Manassas, Virginia is a important landmark in our nation’s history. It was the scene of the first significant land battle of our nation’s one and only Civil War on July 21, 1861. It was also the place of a second battle in August of 1862. They are known as both the first and second Battle of Manassas, or the first and second Battle of Bull Run depending on whether your perspective is of a southern or northern persuasion.
Manassas is the scene of another battle today in what has become known as the war on Christmas. There is a nativity scene in the town’s Nelson Park, and an atheist group placed a banner next to it that reads, “At this Season of the Winter Solstice, LET REASON PREVAIL. There are no gods, no devils, no angels, no heaven or hell. There is only our natural world. Religion is but myth and superstition that hardens hearts and enslaves minds.”
The Freedom From Religion Foundation got a permit for the banner, but as you can imagine those who support the nativity scene are “upset by the banner and found it offensive.” This is because Christians believe Christmas softens hearts and frees our minds.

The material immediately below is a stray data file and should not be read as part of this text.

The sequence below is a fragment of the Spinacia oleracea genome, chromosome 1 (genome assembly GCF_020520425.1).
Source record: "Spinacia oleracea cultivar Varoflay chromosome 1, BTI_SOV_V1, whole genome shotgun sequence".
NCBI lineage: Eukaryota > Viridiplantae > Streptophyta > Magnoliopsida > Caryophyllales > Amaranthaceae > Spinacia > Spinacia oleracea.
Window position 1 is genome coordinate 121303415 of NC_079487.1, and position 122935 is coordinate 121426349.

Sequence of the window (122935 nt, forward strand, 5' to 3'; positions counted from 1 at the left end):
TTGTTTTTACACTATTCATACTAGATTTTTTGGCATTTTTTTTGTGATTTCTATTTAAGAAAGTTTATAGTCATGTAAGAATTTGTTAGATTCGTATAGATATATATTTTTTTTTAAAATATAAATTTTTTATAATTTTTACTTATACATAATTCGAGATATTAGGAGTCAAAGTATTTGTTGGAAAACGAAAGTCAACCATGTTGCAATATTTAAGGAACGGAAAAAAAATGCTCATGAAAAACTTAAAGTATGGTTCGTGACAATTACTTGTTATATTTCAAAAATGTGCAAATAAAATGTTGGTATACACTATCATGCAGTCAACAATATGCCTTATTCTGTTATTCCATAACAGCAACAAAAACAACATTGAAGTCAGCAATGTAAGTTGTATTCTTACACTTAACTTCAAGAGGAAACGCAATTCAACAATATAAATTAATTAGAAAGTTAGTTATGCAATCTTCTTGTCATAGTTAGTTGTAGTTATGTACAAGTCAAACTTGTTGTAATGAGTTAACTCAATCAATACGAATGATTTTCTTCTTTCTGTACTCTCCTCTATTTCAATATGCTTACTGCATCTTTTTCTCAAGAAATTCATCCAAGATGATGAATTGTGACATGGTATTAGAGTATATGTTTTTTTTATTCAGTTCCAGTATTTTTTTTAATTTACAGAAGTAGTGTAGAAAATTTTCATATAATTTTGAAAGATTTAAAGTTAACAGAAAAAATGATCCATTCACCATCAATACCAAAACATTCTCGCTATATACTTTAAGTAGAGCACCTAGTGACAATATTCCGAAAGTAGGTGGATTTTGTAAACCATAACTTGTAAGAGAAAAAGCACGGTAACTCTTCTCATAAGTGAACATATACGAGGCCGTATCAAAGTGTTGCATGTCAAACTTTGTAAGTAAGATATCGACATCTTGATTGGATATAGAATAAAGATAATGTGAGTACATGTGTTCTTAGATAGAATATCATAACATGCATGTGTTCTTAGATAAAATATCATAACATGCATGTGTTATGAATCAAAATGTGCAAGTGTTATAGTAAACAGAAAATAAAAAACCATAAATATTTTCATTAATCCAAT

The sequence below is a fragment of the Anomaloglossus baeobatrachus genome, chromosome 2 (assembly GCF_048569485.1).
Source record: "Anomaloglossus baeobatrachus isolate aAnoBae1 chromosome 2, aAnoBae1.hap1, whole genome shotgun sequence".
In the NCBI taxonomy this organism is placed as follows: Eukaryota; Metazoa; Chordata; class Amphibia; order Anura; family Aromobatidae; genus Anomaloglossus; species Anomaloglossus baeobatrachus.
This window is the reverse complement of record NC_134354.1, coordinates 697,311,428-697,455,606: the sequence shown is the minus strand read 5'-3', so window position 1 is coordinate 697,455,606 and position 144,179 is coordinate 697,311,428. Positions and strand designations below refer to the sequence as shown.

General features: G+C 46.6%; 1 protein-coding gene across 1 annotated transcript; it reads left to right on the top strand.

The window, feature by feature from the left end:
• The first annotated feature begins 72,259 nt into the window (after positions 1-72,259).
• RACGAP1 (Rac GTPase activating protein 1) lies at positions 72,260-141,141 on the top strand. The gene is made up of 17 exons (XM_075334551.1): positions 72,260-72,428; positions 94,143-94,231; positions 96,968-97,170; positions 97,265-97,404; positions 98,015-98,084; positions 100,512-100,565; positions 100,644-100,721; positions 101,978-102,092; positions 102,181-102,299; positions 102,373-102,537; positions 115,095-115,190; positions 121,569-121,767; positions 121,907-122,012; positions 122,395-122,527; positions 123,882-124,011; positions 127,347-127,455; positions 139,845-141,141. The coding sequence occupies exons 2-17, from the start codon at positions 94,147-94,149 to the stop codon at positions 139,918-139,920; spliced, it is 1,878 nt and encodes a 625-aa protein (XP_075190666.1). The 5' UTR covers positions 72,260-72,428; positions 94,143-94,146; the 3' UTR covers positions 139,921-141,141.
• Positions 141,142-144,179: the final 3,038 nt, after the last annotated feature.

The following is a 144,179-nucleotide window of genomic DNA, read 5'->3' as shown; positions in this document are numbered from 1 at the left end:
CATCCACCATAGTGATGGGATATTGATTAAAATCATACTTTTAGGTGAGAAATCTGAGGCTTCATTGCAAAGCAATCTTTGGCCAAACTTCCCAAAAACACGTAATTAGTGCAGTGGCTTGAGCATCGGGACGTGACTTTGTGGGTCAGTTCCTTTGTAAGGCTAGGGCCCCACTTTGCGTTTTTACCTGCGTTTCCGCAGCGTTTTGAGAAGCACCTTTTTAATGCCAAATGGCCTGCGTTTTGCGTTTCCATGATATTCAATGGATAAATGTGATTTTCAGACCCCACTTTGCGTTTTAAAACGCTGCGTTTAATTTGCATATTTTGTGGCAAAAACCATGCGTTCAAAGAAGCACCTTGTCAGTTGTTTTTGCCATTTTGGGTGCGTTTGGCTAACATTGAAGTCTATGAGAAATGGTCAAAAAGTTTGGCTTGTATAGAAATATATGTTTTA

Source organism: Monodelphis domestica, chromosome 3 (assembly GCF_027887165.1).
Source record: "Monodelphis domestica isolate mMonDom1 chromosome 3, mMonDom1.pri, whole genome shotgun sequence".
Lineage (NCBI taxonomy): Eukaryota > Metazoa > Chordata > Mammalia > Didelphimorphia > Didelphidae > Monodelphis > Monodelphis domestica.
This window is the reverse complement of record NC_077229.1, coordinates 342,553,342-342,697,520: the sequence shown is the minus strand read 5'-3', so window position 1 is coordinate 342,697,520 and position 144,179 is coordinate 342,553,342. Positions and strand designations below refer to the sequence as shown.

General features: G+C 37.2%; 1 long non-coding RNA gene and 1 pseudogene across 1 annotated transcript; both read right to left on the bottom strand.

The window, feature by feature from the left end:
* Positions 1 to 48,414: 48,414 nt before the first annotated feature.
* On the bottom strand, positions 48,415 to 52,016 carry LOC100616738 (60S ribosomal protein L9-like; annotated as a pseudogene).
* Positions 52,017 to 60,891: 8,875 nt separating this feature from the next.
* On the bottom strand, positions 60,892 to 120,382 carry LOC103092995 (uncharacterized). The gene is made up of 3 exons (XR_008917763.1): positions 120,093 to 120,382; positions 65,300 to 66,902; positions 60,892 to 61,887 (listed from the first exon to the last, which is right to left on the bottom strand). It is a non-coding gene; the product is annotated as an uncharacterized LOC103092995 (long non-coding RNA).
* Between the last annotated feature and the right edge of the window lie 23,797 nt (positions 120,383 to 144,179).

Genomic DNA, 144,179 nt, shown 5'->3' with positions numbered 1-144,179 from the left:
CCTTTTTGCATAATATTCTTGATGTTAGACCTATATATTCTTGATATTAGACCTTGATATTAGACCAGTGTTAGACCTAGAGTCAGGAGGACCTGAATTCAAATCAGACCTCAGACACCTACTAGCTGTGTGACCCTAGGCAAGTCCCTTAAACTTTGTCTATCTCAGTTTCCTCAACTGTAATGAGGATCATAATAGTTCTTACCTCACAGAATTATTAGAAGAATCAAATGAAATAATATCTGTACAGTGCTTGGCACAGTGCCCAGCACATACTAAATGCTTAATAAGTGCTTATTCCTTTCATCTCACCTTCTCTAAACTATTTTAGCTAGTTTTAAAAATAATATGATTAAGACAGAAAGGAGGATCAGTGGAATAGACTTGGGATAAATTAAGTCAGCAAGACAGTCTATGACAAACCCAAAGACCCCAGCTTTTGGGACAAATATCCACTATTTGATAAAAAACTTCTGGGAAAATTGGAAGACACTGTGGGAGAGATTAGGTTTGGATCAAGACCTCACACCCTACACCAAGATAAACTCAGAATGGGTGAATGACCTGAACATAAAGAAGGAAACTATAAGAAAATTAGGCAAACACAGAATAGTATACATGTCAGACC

For a number of years now atheists groups from different parts of the country have chosen the Christmas holiday to advance their cause that this is the “season for reason.” Believers counter that Christ is the “Reason for the season,” and they have an older claim.
Given our nation’s emphasis on Christmas, this is the time of year when atheists can generate the most notoriety for their cause and get the biggest bang for their advertising buck.
Getting angry and offended at atheists for their disbelief makes about as much sense to me as atheists trying to throw a wet blanket on the infectious joy of this time of year. The secular-minded will never be able to understand the Virgin Birth through reason alone; the wonder of Christmas can only be seen by faith. How can we be offended when those who have no faith fail to see that, which can only be seen by faith?
Atheists remind me of Dr. Seuss’ “How the Grinch stole Christmas!” You may recall in this children’s classic the Grinch was a miserable, cave-dwelling hermit annoyed each year by the celebration of Christmas in Whoville. Wanting some company in his misery the Grinch decides to visit Whoville and steal all the presents and decorations on Christmas Eve thinking it will make Christmas morning a time of sorrow. He is surprised when despite the removal of every symbol of the season, all the Whos in Whoville awake with joyous singing. The Grinch realizes that “maybe Christmas, perhaps, means a little bit more.”
Atheists may try to steal Christmas, but I rejoice that on that first Christmas “in the city of David there has been born…a Savior, who is Christ the Lord,” Luke 2:11. “Maybe Christmas, perhaps, means a little bit more!”